February 3, 2009

On the Take?

While we're at it, what about politicians like Tom Daschle, who now says he's "deeply embarrassed and disappointed" about his failure to pay more than $120,000 in taxes. Seems to me that being a senator should be a full-time job or, if not actually full-time, it should keep you busy enough to preclude your earning $5.2 million advising people in the industries the government is supposed to be regulating. [UPDATE: Daschle earned this money after standing down as a senator].

I believe Daschle is Obama's poorest pick yet, and this choice of nomination for the head of Health and Human Services seriously threatens to undermine Obama's credibility. Even ignoring the fact that the guy might (or might not) be a tax cheat ("What, you want me to join the cabinet? Damn, I'd better undo a few lies") Daschle owes the health services industry a lot, and he's unlikely to turn and bite the hand that's fed him once he joins the cabinet.

So think again, President Obama and the Senate Finance Committee. This is one nomination that shouldn't be confirmed. Let Senator Daschle retire on his nest-egg and let's see whether we can't actually give the Office of Government Ethics some teeth. Or maybe $5.2 million isn't enough ...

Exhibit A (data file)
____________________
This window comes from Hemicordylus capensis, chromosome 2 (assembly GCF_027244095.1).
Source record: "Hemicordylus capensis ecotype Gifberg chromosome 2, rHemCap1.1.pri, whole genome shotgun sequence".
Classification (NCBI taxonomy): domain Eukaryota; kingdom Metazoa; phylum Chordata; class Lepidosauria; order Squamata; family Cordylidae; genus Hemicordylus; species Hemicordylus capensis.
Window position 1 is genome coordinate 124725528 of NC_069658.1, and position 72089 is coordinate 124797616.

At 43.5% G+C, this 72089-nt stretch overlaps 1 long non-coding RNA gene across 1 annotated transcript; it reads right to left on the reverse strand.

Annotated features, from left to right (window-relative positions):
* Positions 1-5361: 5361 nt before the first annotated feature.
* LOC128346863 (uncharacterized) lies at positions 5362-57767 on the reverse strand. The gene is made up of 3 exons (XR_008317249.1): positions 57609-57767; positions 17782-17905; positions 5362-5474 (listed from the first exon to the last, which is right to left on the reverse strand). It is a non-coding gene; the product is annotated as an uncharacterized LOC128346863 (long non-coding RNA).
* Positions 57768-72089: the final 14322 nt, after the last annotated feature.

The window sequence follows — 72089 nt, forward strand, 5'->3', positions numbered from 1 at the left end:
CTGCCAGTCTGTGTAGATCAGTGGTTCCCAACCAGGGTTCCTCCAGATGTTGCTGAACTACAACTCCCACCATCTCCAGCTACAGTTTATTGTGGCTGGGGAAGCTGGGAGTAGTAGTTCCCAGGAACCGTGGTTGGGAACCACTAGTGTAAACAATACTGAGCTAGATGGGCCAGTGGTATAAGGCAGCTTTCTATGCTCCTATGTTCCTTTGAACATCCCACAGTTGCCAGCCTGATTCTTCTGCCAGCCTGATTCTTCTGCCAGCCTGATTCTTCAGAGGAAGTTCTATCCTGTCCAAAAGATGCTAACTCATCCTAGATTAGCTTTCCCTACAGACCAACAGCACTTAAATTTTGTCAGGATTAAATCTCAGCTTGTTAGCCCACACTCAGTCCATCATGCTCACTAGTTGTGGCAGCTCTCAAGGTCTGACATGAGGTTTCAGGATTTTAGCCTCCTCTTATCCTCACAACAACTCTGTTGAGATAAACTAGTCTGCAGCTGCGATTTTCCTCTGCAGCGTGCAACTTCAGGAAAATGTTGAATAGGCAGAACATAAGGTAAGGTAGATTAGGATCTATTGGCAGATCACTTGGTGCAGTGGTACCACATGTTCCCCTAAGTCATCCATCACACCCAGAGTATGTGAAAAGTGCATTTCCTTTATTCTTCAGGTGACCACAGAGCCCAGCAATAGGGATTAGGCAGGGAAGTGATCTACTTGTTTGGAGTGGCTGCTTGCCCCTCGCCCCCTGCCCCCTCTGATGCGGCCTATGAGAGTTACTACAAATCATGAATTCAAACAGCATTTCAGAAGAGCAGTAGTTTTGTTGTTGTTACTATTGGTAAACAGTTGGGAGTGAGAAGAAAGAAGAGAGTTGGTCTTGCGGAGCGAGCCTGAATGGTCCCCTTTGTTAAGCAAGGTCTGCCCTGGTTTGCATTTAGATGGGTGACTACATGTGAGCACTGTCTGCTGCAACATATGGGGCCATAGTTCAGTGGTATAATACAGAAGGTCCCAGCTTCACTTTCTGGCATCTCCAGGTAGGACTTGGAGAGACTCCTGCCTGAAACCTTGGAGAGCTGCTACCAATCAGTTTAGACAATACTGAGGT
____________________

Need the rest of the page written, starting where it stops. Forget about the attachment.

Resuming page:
Adam Turoff said...

In all fairness to Sen Daschle, he lost his seat to John Thune in 2004. I haven't followed the specifics of his tax issues, but he has had plenty of time for the last four years to earn $5MM without interfering with his position as a former Senator.

His financial misdealings (if any) while in Congress should be subject to intense scrutiny, but it's fair to have a lower standard of scrutiny for his time as a "private citizen".

Anonymous said...

I'm pretty sure even a full-time job stops once you're fired.

I haven't seen anyone else claiming he was on the take when he was a Senator, everyone else seems to agree that the $5 million was made in just the last 4 years. Of course, that amplifies your point about how much he owes the health-care industry.

Steve said...

Mea culpa about his senatorial status, and many thanks for the information. But his indebtedness to the health industry still makes this look like a potentially unhealthy relationship. I'd like to see a rather greater degree of independence myself.

Doug Napoleone said...

To be honest the tax problems are the best thing to have happened sense his nomination. I never liked him for the position for all the obvious reasons, and this was one of the better ways for him to vacate both the cabinet position and the committee spot. Best in the 'ripping the bandaid off quickly' way. It's over, nothing more to discuss, he is out, next.

[In case people missed it he has stepped down, 'declined', and will not play apart in the administration]